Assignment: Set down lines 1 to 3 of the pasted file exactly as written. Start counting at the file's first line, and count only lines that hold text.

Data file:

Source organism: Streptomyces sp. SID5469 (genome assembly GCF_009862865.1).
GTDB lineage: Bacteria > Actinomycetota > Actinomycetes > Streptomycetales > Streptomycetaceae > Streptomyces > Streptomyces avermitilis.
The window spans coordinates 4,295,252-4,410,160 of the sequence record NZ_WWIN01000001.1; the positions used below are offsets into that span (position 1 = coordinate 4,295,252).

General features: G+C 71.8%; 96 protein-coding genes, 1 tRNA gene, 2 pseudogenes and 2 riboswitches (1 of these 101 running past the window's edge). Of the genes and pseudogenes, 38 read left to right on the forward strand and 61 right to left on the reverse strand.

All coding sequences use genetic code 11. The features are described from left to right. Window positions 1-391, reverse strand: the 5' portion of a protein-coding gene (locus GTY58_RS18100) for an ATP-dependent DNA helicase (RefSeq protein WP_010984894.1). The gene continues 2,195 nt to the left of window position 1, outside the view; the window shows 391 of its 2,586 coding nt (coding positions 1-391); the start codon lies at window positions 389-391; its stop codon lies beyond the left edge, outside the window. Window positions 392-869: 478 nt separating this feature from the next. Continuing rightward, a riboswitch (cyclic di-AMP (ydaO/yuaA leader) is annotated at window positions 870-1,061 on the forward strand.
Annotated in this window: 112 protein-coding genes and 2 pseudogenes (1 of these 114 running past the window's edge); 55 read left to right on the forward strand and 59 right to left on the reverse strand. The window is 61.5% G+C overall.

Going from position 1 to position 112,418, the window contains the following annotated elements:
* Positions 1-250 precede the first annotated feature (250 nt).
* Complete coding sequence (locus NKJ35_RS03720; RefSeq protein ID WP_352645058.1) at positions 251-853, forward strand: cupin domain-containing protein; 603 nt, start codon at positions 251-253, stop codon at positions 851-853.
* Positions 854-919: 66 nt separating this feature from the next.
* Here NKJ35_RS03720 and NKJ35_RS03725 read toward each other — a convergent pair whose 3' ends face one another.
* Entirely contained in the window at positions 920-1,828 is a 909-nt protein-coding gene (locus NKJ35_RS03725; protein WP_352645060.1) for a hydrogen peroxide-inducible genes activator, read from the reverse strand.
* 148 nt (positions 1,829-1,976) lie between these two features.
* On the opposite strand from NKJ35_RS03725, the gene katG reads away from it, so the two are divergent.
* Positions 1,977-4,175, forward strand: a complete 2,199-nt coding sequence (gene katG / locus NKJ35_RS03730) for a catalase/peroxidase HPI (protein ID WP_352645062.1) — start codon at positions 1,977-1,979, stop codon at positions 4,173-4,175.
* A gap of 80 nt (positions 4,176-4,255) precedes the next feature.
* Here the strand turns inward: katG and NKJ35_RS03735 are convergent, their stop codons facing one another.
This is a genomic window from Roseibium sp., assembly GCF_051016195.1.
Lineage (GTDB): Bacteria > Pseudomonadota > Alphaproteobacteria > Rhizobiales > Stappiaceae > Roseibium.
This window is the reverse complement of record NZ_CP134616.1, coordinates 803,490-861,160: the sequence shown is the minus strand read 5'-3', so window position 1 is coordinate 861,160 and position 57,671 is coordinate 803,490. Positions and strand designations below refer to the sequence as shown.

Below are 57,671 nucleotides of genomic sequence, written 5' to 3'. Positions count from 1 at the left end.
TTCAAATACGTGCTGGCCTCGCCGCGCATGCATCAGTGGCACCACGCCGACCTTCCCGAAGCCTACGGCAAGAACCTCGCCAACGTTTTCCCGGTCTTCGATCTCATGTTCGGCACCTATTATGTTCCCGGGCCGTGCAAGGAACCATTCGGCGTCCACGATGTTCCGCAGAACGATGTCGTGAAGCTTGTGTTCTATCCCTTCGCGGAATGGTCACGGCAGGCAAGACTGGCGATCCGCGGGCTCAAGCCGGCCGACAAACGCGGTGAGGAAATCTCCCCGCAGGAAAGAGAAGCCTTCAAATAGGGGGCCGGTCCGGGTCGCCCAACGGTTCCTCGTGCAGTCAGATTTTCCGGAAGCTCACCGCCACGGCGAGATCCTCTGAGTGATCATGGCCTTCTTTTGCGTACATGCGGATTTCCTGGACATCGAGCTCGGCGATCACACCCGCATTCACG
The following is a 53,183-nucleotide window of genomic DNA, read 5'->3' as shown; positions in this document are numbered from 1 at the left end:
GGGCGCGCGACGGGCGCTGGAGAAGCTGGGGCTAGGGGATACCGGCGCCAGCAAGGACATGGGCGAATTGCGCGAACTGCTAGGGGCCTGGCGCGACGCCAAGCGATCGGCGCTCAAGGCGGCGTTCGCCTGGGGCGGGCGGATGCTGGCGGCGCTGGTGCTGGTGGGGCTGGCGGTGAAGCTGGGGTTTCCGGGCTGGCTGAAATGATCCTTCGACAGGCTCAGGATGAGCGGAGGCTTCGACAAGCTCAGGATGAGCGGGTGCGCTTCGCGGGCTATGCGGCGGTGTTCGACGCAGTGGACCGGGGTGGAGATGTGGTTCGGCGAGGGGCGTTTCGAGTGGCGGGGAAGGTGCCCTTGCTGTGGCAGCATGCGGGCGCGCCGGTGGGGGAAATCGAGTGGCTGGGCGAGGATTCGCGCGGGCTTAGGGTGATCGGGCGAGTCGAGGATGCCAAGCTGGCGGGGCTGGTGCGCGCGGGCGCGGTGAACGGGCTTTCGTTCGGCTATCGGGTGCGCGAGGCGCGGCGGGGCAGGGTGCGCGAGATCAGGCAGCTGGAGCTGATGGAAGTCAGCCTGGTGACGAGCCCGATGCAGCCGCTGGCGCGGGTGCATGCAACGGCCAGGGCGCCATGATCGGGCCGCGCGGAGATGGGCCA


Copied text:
Source organism: Streptomyces sp. SID5469 (genome assembly GCF_009862865.1).
GTDB lineage: Bacteria > Actinomycetota > Actinomycetes > Streptomycetales > Streptomycetaceae > Streptomyces > Streptomyces avermitilis.
The window spans coordinates 4,295,252-4,410,160 of the sequence record NZ_WWIN01000001.1; the positions used below are offsets into that span (position 1 = coordinate 4,295,252).